Shut down the oilsands, says NDP candidate
Thank god for the NDP -- Canada's "working-class" political party. Always so full of concern for the working class.
...Or maybe not.
In a debate yesterday at the University of BC's School of Journalism, Byers made what have been described as controversial remarks. More than simply controversial, they make one wonder if the entire NDP isn't suffering from some kind of deeply-rooted identity crisis.
Lamenting that climate change may mean that his sons will never see a polar bear in its natural habitat, Myers remarked on the alleged urgency of the alleged crisis.
"We have to do something to address the climate change crisis, we need to do so now," Byers announced. "We need to go after the big polluters, we need to shut the tarsands down."
And all the working-class men and women whose livelihoods -- their ability to support themselves and their families -- depend on the Fort MacMurray oilsands?
"Yeah, fuck those guys," Byers remarked.
Well, not really. But he may as well have.
For her own part, Liberal incumbent Hedy Fry was truly shocked. "That's a headline," she said afterward. "It's quite a statement."
And it is. It's a statement on the true nature of the NDP.
For decades, the NDP has portrayed itself as the "conscience of the nation", as the party of the working class.
Yet the party remains notoriously weak in rural and suburban ridings where most working-class people actually live. Instead, the party finds the bulk of its strength from urban ridings in Vancouver and throughout Ontario.
Those of its ridings that do represent the abstract working class all come from within Ontario's "golden horseshoe". Meanwhile, the ridings that represent the working class throughout the rest of the country tend to find themselves in the hands of Conservative candidates.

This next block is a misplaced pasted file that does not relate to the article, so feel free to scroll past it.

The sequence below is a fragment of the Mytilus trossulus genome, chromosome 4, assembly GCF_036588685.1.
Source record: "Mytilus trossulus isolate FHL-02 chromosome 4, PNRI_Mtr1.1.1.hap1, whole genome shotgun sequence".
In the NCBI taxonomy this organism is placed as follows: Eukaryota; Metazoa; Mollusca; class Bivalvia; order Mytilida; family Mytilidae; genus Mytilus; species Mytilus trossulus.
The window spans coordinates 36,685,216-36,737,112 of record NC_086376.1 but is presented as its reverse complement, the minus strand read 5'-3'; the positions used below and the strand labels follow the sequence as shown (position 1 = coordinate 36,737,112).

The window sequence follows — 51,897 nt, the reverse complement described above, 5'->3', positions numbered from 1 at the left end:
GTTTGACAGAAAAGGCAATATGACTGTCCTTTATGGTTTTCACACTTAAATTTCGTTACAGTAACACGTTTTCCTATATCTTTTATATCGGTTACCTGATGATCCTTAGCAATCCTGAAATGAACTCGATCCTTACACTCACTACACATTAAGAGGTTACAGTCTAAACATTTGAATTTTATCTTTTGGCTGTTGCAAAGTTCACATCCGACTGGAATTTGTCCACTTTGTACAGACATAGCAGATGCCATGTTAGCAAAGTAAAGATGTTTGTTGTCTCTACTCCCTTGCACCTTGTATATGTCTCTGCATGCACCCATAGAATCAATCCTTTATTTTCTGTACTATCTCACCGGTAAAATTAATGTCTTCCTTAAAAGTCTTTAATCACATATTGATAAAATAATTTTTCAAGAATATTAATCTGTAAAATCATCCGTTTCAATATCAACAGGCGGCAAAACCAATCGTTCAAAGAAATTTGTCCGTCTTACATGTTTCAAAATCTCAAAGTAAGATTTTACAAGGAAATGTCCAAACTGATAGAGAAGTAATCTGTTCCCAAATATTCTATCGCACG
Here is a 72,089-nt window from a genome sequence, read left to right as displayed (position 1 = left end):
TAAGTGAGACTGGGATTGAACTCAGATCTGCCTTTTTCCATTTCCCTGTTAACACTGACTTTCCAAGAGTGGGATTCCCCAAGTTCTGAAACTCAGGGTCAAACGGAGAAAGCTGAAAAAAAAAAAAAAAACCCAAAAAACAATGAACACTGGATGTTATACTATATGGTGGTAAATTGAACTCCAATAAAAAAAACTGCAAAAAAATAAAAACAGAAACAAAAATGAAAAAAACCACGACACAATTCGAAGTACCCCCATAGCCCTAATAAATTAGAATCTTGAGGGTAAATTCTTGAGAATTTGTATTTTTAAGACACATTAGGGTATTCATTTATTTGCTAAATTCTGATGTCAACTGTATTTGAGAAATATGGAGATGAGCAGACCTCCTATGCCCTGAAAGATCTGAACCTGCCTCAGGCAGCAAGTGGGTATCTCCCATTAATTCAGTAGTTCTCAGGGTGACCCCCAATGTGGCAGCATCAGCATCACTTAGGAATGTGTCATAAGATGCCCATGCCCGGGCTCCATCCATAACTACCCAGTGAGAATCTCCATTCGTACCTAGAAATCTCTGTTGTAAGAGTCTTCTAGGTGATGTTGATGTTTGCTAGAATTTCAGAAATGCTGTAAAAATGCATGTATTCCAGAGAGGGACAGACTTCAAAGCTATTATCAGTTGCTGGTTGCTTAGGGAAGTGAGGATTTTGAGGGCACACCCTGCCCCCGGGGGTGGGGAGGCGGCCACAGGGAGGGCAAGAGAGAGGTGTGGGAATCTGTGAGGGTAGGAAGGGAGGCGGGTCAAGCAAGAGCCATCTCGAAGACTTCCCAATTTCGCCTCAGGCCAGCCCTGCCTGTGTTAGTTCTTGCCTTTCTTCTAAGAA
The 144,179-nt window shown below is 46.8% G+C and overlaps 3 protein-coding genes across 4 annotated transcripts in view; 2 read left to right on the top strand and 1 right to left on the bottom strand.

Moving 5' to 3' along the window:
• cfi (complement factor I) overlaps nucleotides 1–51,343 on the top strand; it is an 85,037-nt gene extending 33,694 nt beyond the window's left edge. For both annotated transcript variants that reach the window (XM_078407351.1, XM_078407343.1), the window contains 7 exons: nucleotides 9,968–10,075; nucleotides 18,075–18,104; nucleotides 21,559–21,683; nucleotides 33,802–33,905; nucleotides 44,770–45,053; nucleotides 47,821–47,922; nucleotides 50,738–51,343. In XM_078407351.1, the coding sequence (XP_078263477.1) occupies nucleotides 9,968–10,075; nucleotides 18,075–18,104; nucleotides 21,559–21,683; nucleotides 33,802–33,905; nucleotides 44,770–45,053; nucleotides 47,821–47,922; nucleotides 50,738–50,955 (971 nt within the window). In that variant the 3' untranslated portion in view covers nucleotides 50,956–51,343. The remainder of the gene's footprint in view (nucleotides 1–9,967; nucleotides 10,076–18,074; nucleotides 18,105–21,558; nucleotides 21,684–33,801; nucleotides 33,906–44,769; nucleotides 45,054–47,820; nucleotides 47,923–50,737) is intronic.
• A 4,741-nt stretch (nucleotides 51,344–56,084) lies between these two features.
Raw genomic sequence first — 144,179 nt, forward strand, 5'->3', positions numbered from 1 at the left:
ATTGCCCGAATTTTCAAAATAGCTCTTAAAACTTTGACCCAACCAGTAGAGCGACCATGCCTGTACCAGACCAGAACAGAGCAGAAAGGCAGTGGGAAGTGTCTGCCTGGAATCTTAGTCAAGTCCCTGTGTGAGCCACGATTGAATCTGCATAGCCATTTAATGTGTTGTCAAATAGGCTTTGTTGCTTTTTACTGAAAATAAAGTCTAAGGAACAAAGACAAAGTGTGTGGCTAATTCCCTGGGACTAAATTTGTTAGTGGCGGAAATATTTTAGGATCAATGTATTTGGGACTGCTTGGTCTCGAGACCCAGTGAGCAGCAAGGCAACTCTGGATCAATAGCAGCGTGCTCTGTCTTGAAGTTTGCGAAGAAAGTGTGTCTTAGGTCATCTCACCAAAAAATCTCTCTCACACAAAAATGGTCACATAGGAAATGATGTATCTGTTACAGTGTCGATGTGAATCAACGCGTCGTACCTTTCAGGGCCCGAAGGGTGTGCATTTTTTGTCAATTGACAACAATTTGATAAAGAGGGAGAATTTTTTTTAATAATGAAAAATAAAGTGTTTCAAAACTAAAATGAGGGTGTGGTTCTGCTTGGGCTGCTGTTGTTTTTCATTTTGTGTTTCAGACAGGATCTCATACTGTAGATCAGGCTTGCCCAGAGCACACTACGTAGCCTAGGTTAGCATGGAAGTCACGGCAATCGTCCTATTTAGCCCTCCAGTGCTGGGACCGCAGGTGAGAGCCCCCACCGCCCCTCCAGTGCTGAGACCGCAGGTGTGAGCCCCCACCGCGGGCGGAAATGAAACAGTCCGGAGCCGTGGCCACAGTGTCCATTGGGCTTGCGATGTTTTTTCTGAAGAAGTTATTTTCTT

If anything, the NDP is increasingly becoming the party of the urban elite. After all, Michael Byers' appeal to working-class individuals has likely just taken a rather significant dip in the wake of his comments, which demonstrate certainly a lack of concern, if not outright contempt for, working class individuals who happen to work in the "wrong" industry.
When one considers that all of those working class men and women whom Byers would so readily put out of work produce a product that is complementary to, and necessary for, that produced by so many of the NDP's constituents in Ontario, one has to wonder precisely where Byers' head and heart are at in this federal election.
Certainly not in Alberta, where he's just fucked his party royally. Edmonton-Strathcona candidate Linda Duncan, running neck-and-neck with Conservative incumbent Rahim Jaffer, may have just found her campaign complicated significantly by her colleague's unfortunate remarks.
Even what should otherwise be a bastion of strength for her campaign -- the University of Alberta, with its campus located within the riding she seeks -- may turn out to be significantly less so, as Engineering and Business students, counting on continuing prosperity from the tarsands projects Byers so desperately wants to kibosh, turn away from her campaign.
All of this for a policy point that runs contrary to that of his party -- NDP Jack Layton has called for a moritorium on tarsands development, not for a complete shutdown.
In the end, the damage Byers has done to his party may actually turn out to be minimal. The party is in contention for a single seat in Alberta. Not exactly difference-making stuff.
But the damage Byers has done to that working class vineer the party has traditionally spread over its very real inner shell of urban elitism may turn out to be more devastating in time.
At least for once the NDP will be able to be honest -- both with Canadians and with itself -- about from whom the party actually draws its support.
So, in that sense, thank god for the NDP and all the positive things that they've accomplished for this country. (Public health care is a wonderful thing, mr Douglas and we love you for it.)
But thank god for Michael Byers, as well. For shining a little light on the otherwise obscure shadows of the inner party.